– Employees should be warned that a mere deletion of a file may not remove
it from the system.

– A clear statement that violation of the policy will result in disciplinary
action which could lead to dismissal. Specify those actions for which an
employee could be summarily dismissed, for example harassment, discrimination
or viewing or distributing pornographic material.

Employees should be asked to sign a form acknowledging and accepting the
policy. The policy should name an individual as a contact point for any queries
or issues that may need to be raised. How much an organisation ties this policy
in with other policies such as harassment and bullying policies is a matter of
choice so long as all the above areas are covered.

These essential elements will ensure that employers have set out the
organisation’s position, will give them disciplinary remedies to deal with any
abuse and will provide some protection from possible claims of unfair dismissal
and discrimination – although, as with any policy, the key to effective
implementation is the training of employees in all aspects, particularly on
what amounts to computer misuse and what the consequences can be.

Privacy issues

As part of any policy an employer should specify that the organisation
reserves the right to monitor and disclose any matters sent over the system or
stored in it. In the absence of any such statement, employees may assume that
their e-mail is private, that is they may have an "expectation of privacy".

The European Convention of Human Rights, which will be implemented in the UK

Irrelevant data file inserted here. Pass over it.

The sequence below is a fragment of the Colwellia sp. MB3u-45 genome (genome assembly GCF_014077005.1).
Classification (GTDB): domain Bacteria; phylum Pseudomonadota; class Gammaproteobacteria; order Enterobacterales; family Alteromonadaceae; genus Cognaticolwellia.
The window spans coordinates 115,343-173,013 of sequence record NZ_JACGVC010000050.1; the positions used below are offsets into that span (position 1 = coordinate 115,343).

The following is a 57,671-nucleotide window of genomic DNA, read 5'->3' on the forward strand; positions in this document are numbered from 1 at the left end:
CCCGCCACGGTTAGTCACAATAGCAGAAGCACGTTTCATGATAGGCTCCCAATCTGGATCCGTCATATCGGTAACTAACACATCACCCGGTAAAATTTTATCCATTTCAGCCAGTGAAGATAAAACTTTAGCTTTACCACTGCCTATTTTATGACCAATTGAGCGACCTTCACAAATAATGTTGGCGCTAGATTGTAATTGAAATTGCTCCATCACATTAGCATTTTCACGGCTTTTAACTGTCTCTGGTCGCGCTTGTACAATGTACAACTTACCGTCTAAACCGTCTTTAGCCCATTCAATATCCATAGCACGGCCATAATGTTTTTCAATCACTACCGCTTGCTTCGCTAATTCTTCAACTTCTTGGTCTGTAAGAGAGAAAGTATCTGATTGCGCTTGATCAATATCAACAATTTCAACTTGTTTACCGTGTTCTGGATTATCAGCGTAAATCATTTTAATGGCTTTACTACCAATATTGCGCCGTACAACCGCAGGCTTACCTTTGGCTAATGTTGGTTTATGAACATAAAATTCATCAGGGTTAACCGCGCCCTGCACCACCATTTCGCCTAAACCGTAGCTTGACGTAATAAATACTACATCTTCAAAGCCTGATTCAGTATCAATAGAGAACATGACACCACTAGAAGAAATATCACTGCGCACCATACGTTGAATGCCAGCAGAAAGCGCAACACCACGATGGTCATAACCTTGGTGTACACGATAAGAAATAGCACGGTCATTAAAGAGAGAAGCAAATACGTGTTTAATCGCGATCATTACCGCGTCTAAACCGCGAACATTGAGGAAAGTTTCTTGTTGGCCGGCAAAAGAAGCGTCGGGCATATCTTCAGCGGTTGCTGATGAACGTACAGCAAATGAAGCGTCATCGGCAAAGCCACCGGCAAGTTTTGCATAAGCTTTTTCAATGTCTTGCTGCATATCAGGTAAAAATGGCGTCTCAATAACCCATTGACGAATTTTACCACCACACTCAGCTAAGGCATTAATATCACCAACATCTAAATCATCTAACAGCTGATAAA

in October this year by the Human Rights Act 1998, also impacts on the privacy
issue. Article 8 of the convention specifically provides for the right to
respect for family and private life, home and correspondence and states that
there shall be no interference by a public authority in the exercise of that
right.

The importance of article 8 was addressed in the case of Halford v United
Kingdom, 1997, IRLR 471, which also demonstrated the need for employers to have
a clear policy which has been communicated to employees. This case established
that communications in the form of personal telephone calls made by an employee
from the premises of her employer were covered by the protection of article 8.
The employee had a reasonable expectation of privacy because she had not been
warned that calls made using the internal telephone system were liable to be
intercepted.

An additional point for employers to consider in this area is the new Regulation
of Investigatory Powers Bill – the RIP Bill. The RIP Bill in its current form
will make it illegal for an employer to monitor an employee’s telephone
conversations or e-mail messages without obtaining the permission of both
parties – the recipient and sender. The RIP Bill could leave employers in the
position of not being able to monitor their employees’ use of the Internet,
e-mail or telephones.

The Government has, however, indicated that regulations will be issued to
control the effect of the Bill. It is thought that the regulations will require
employers to consult with employee representatives and trade unions about their
monitoring activities. Full details of these regulations are awaited with
interest.

In the meantime, however, employers need to take greater care when
dismissing employees on the basis of Internet, e-mail or telephone misuse, and
should also include in their policy an express statement of consent to
monitoring form that all employees should sign. Companies also need to consider
having a similar consent form signed by identifiable potential recipients.

Telephone calls – what regulations currently apply?

The issues surrounding the privacy of telephone calls has been highlighted
in recent years, not only by the Alison Halford case but also by the
significant increase in the amount of business conducted over the telephone,
particularly with the growth of call centres. Organisations are therefore
finding that there is a greater need to record or monitor telephone calls in